SEBRING — With one new case over the weekend, on Sunday, the Highlands County total number of COVID-19 caseson Monday is now 87 with a statewide total of 36,897. In Florida, after 721 new cases on Friday and 641 new virus cases on Saturday, the number of new cases increased to 819 on Sunday.

During the pandemic there has been 31 hospitalizations in Highlands County and 7 deaths attributed to COVID-19.

The positive cases in Highlands include 45 male and 41 female within an age rage of 0 to 85+ with a median age of 56. The demographic information from the Florida Department of Health sometimes does not include information from the latest case or cases.

The age range in Highlands with the highest number of cases is 55-64 with 18 cases.

The number of cases by municipality, according to zip code, is 41 in Sebring, 29 in Avon Park, 11 in Lake Placid and 3 in Venus.

According to the Agency for Health Care Administration, there are 12 ICU beds still available in Highlands Count as of Monday afternoon.

Of the 1,399 deaths in the state of Florida, 497, or 35.5% of those have been deaths of residents or staff members of long-term care facilities, according to News Service of Florida. Highlands County has had 2 positive cases related to assisted living facilities — a resident at Sunny Hills and an employee at The Palms of Sebring.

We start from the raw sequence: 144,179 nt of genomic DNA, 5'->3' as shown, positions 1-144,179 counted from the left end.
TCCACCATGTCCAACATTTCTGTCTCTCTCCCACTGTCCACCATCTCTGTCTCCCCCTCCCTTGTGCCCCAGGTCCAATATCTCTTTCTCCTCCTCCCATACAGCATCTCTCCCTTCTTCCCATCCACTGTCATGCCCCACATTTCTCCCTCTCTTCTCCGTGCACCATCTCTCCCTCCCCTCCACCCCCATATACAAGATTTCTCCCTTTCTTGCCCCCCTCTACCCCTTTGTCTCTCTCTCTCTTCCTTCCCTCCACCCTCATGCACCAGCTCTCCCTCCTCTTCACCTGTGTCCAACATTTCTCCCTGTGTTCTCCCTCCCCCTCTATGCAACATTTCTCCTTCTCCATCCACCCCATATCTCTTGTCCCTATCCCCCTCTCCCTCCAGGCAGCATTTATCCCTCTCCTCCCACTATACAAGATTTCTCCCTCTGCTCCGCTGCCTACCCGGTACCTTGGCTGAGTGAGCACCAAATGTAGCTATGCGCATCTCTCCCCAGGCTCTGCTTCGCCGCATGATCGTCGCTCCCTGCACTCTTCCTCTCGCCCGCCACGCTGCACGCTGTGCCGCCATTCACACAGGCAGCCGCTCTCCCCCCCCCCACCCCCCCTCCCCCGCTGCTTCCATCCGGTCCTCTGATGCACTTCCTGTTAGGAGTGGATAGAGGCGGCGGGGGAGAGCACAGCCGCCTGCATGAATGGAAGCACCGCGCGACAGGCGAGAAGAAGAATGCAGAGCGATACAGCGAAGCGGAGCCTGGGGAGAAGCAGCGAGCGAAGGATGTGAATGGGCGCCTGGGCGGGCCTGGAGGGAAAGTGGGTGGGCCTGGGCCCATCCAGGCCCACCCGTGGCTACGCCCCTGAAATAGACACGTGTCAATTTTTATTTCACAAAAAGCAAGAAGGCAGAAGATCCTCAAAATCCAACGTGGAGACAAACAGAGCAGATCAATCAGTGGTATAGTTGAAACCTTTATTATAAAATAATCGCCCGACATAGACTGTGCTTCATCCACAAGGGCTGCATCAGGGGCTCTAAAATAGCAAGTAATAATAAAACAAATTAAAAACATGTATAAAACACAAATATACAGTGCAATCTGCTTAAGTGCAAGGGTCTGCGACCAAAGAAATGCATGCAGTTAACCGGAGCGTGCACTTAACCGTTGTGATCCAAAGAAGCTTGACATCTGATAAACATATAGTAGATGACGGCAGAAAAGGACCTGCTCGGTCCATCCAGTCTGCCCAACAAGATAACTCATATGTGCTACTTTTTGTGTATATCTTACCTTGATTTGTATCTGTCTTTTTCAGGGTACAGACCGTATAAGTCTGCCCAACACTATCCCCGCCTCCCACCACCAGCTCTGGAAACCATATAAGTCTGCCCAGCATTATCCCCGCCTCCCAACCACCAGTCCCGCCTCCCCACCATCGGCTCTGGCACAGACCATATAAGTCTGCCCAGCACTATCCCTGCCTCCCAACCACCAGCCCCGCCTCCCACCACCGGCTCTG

News Service of Florida reports that 83% of the deaths in Florida involve people 65 or older, 60% involve people 75 or older and 2.8% involve people under the age of 45.

The deaths reported from a Sunday count were originally tested in Broward, Collier, Miami-Dade, Duval, Hillsborough, Lee, Leon, Pinellas, St. Lucie and Walton counties.

The number of cases in Hendry County (with less than half the population of Highlands) increased by 27 in the past four days to a total of 111 with 27 hospitalized, with four deaths.

In Highlands, 1,337 have been tested with 87 positive and 1,244 negative for a positive rate of those tested of 6.5%

Statewide, there has been 445,995 tested with 36,897 positive and 407,373 negative for a positive rate of 8.3%

The number of cases in the United States was reported Monday morning at 1,166,083 with 67,913 deaths.

Worldwide, there has been 3,544,281 cases and 248,816 deaths.